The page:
McCullen is revealed to be using the same nanotechnology to build an army of soldiers with the aid of the Doctor (Joseph Gordon-Levitt), planning on using the warheads to cause panic and bring about a new world order. Using a tracking device, McCullen locates the G.I. Joe base and sends Storm Shadow (Lee Byung-hun) and the Baroness to retrieve the warheads with assistance from Zartan (Arnold Vosloo). After a fight, Storm Shadow and the Baroness retrieve the warheads and take them to Baron DeCobray, the Baroness's husband, for him to weaponize, and use them to destroy the Eiffel Tower to serve as a show of the warhead's destructive power. Making their way to Paris, the Joes pursue them through the streets but are unsuccessful in stopping them from launching the missile. The nanomites destroy the Eiffel Tower and much of the surrounding area before Duke manages to hit the kill switch, but in doing so he is captured and taken to McCullen's base under the Arctic.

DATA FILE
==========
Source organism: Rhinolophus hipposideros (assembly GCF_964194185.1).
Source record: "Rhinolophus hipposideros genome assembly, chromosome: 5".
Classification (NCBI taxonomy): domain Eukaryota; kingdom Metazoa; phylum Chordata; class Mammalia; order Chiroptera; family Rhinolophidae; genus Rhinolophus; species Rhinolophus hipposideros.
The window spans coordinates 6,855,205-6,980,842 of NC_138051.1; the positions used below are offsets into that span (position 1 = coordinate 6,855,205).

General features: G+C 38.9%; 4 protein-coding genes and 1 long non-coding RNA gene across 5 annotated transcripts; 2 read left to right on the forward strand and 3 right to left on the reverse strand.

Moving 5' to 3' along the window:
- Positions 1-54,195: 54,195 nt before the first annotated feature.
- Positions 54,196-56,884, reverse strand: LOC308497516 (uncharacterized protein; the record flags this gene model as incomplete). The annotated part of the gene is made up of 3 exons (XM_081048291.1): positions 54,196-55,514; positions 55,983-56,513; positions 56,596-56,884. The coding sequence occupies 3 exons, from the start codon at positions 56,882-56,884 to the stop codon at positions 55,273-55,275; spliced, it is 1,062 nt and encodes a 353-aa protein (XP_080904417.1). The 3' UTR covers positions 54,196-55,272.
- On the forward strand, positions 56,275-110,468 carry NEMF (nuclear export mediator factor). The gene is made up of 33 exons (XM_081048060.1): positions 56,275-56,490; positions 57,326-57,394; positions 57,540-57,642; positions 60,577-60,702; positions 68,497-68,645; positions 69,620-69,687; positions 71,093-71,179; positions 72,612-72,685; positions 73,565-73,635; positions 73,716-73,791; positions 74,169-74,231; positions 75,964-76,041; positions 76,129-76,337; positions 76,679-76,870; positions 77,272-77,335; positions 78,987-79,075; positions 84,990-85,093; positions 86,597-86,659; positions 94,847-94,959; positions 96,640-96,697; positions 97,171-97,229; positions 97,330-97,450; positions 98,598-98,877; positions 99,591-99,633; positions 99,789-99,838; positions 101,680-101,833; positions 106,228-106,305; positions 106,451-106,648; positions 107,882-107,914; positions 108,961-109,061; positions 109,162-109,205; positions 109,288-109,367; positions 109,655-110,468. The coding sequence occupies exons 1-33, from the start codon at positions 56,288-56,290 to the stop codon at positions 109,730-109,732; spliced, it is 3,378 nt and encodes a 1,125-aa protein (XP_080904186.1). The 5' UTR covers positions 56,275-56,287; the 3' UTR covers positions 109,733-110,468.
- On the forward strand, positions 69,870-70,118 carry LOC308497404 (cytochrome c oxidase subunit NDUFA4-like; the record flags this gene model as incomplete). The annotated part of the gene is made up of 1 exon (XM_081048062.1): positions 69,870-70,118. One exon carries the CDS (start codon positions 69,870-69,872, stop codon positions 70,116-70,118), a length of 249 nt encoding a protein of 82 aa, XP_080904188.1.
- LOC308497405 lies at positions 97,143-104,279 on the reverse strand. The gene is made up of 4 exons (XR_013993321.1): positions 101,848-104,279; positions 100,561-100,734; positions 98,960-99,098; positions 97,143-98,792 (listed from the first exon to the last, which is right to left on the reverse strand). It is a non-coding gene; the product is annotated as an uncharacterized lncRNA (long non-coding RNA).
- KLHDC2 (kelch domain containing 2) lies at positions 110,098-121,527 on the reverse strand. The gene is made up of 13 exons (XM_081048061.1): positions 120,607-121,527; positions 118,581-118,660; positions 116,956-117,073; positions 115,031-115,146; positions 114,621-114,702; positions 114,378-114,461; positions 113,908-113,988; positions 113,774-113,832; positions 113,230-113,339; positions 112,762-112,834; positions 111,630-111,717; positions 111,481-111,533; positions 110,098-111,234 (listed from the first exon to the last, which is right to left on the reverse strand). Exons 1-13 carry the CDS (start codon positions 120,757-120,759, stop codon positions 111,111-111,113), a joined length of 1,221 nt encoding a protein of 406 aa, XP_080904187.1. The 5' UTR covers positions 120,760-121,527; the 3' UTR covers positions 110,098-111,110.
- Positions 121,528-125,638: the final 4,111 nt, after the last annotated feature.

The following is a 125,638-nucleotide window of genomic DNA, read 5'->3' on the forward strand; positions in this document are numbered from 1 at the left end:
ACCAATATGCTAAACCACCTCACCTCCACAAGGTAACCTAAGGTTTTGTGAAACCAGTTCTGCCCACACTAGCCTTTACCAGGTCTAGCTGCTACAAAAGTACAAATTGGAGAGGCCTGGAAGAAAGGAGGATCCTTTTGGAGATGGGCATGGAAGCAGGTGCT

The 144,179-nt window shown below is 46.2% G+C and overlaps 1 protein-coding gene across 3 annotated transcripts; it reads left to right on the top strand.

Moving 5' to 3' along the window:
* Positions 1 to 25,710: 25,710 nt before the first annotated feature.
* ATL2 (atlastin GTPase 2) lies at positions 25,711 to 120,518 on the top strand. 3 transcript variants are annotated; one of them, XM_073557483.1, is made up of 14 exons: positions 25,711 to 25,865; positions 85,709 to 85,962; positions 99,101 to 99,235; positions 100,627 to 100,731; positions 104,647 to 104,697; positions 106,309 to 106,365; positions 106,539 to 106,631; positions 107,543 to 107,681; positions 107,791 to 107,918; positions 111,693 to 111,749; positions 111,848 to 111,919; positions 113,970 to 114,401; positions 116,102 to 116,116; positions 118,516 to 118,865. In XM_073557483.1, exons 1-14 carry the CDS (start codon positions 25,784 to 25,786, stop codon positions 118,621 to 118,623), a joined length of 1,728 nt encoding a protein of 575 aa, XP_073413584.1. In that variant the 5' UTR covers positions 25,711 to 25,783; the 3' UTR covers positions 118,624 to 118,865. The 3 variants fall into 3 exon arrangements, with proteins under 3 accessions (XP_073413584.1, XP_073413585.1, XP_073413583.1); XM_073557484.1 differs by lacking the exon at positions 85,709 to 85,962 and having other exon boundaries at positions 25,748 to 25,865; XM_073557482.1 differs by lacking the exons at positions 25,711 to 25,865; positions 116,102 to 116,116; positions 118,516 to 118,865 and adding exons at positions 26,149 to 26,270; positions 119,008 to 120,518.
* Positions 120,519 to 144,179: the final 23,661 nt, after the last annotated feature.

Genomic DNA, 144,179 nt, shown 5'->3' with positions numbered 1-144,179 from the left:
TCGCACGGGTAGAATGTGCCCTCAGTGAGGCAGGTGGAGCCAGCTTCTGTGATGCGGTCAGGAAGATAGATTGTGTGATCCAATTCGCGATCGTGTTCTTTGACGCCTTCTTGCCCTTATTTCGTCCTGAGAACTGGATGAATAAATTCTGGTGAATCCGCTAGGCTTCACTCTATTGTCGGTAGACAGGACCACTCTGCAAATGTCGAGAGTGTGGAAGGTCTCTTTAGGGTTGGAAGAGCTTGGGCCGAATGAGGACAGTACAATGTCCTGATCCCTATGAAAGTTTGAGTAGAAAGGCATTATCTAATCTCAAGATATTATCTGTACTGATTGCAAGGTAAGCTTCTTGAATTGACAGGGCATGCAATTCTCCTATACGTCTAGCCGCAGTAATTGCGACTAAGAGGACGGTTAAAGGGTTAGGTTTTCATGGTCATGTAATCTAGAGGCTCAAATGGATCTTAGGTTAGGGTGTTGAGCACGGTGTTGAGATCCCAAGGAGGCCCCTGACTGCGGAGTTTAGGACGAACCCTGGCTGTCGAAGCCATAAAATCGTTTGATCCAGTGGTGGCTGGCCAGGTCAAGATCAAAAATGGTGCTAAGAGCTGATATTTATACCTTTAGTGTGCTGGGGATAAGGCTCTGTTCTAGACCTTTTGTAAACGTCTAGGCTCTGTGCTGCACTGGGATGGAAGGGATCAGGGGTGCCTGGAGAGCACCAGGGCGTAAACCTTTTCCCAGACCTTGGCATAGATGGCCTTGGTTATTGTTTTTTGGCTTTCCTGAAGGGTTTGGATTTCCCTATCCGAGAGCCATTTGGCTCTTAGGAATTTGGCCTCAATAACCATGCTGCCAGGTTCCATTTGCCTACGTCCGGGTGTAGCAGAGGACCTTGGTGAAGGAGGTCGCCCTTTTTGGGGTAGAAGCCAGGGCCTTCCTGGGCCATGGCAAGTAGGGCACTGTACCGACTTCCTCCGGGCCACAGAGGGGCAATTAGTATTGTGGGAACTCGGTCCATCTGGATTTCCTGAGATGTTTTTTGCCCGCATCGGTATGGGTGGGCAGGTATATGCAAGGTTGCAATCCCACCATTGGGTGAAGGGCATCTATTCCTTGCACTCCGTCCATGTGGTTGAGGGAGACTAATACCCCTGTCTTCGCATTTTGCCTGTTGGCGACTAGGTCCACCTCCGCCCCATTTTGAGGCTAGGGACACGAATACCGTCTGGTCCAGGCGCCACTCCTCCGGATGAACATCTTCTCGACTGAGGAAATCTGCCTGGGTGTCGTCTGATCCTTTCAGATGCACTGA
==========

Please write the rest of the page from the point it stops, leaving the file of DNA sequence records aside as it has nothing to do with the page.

G.I. Joe locates the secret base and fly there as McCullen loads three missiles with nano-mite warheads. After Snake Eyes takes out one, Ripcord pursues the remaining missiles in a stolen M.A.R.S. prototype Night Raven jet while Scarlett and her group infiltrate the base. While Scarlett, Breaker and Snake Eyes attempt to shut down the Arctic base, with Heavy Duty leading an attack on Cobra's forces, Duke learns that the Doctor is Rex Lewis, Ana's brother believed to have been killed on a mission led by Duke four years ago. He was trapped in a bunker with Doctor Mindbender (Kevin O'Connor), disfigured in the blast which everyone presumed had killed him. The Baroness tries to free Duke but the Doctor reveals he has implanted her with nano-mites which has put her under his control for the past four years, admitting his amazement that she is resisting the programming. Attempting to kill Duke, McCullen ends up being facially burned as he flees with Rex to an escape vessel. Duke and the Baroness pursue him while the Joes fall back when Rex activated the base's self destruct sequence. During this Storm Shadow and Snake Eyes Face off. Snake Eyes stabs Storm Shadow and presumably kills him.